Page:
Coming to Church: How One Mom is Finding her Faith

Growing up, my parents never took me to church. Not once.

My dad was cynical of all organized religion, in part due to his treatment at Catholic school. My mom shared one story about her Presbyterian roots – that someone from church came knocking at their door for money, and when her parents couldn’t pay, they were asked not to come back.

So I grew up a self-proclaimed atheist, finding spirituality through nature and yoga and exploring world religions from a curious yet cerebral distance.

Ironic, then, that I married a devout Christian with a born-again Baptist background. At first, I didn’t know what I was getting into.

Jeff didn’t talk much about his faith when we met, and he didn’t seem to go to church.

I didn’t know how deep his religious convictions ran until it came up in conversation for the first time – and quickly descended into a very tense talk as we realized our beliefs were polar opposite. It was almost a deal breaker.

But we kept talking.

Because we were able to open our hearts and minds to each other, to ask each other questions and accept challenging answers, we were able to stay together and grow.

We were married by his childhood friend, now a pastor at a local church, in a Christian ceremony after several weeks of Christian pre-marriage counseling. I became close with his parents, true evangelists who quote Bible verses in literally every conversation. We began attending church sporadically until we moved to Brighton after the birth of our second child.

Then, months turned into years without attending services, and I was just fine with that.

That’s when we discovered 2|42 Community Church.

From the minute we walked in, we realized it was a very unique place. The church took over a former racquet club, turning it into a community center open to the public every day, for free.

At its heart is a huge AstroTurf field where kids play ball and fly drones. It has an indoor playscape with a slide and a café that donates 10 percent of its profits to local charities.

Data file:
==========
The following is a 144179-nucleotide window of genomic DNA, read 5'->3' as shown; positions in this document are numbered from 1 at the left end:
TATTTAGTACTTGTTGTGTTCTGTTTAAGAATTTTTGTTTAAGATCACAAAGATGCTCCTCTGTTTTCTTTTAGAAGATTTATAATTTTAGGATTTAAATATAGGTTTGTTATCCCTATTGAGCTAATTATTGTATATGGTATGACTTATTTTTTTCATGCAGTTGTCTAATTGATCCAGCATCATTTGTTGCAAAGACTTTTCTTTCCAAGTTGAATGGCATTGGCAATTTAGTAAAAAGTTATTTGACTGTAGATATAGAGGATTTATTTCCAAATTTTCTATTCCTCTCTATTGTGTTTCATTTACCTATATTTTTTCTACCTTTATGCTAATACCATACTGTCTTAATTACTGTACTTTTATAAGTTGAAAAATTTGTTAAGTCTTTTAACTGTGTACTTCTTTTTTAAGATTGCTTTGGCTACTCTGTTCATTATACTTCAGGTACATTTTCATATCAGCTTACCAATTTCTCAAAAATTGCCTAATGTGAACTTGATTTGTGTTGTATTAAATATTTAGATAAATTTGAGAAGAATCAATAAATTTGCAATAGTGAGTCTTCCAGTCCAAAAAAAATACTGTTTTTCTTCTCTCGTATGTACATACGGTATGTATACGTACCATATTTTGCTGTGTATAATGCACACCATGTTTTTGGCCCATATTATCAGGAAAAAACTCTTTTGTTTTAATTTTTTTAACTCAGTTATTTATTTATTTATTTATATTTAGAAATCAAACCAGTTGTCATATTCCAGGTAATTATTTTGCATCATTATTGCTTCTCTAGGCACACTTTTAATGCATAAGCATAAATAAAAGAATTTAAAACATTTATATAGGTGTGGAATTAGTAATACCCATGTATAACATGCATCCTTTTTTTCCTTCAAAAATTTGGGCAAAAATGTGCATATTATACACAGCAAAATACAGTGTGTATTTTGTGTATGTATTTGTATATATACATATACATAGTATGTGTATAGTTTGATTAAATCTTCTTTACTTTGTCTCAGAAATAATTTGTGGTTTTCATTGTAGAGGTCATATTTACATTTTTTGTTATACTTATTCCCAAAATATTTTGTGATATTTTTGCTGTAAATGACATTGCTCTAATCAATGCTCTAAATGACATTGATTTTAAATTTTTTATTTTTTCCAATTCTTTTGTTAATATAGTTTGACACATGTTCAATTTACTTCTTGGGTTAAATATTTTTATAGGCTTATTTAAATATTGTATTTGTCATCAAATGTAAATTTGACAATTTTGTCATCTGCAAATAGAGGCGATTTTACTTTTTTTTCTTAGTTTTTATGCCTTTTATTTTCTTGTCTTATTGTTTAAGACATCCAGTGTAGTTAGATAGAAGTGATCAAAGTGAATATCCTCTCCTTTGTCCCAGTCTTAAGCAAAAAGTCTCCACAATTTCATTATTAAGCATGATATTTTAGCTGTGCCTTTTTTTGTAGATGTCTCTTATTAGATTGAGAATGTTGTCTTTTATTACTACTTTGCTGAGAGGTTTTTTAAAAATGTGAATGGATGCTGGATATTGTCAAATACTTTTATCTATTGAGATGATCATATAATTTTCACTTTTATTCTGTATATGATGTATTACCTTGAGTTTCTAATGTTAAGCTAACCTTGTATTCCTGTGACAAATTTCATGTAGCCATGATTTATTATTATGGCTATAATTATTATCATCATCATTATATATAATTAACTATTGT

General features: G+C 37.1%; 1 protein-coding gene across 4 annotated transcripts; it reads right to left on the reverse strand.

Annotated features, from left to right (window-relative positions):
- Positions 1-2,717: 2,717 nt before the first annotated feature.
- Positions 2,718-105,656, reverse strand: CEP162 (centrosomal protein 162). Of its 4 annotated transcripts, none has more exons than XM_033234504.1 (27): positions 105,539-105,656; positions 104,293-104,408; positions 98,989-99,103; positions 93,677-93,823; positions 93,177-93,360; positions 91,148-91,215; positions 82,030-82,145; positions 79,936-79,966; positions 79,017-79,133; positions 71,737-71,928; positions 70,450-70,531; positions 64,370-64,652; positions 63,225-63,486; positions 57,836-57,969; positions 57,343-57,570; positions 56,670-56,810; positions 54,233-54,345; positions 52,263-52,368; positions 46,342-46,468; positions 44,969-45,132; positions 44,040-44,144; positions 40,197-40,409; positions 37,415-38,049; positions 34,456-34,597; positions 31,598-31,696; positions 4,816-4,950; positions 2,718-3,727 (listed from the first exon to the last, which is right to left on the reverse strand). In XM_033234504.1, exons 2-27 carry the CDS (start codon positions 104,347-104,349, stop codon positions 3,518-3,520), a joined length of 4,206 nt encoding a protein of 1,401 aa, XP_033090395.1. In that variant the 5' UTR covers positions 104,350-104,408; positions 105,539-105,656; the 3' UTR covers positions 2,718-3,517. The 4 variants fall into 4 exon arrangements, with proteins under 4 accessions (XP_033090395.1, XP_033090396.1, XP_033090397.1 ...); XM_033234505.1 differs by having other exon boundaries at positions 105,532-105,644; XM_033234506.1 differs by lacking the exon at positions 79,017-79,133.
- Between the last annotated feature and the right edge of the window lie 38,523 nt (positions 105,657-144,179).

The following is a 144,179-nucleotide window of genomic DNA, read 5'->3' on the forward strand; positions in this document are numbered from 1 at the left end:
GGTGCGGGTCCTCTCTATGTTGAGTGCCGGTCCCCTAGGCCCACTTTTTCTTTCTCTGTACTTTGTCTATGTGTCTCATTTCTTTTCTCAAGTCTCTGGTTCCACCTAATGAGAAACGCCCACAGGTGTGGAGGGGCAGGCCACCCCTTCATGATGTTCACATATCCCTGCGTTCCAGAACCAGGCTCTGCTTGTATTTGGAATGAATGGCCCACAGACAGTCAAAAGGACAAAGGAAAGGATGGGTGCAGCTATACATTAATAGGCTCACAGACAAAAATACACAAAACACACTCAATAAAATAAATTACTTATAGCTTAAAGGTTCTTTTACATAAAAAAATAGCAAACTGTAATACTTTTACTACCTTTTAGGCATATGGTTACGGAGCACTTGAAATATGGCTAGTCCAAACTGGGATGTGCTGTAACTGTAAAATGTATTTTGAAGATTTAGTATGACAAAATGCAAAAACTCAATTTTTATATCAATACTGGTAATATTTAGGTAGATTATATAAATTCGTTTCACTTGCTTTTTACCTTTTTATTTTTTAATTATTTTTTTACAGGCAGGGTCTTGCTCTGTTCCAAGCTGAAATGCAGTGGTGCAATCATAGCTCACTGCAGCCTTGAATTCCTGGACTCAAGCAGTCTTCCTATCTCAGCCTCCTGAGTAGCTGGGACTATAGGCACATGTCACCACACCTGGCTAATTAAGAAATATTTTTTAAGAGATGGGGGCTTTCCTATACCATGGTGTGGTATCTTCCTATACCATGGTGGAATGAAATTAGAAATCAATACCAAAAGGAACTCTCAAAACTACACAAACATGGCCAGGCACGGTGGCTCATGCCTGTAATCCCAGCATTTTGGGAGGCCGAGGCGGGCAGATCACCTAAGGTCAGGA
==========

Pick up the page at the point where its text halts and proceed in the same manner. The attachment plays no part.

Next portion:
The pastors, many with tattoo sleeves and beards, bring biblical stories into modern context with honesty and humor. One of the first times we went, an astrophysicist took the stage to talk about how science and religion coexist.

We have been members of 2|42 for a few years now. Our kids have grown from the preschool room to the middle school youth group.

The church has expanded to include a rock climbing wall, several large meeting rooms and a basketball court. I have been taking piano lessons at its School for the Arts for two years and walk the track in the winter for exercise. My son’s football team uses the field for practice.

And we go to services pretty much every Sunday.

I admit, I sometimes daydream my way through the messages and I’m still not comfortable singing worship songs.

But I am happy to be part of a church.

I like that my kids have a place to go that emphasizes values and morals and allows them to meet like-minded friends who are trying to do the right thing. I like to see that young moms have a place to gather and talk while their little ones run around nearby. I like to know the community is there to help people struggling with loss, addiction, loneliness or pain.

I like the charity work 2|42 does throughout the area and especially the way they encourage people like me to ask questions, feel welcome and explore.

It’s a powerful thing.


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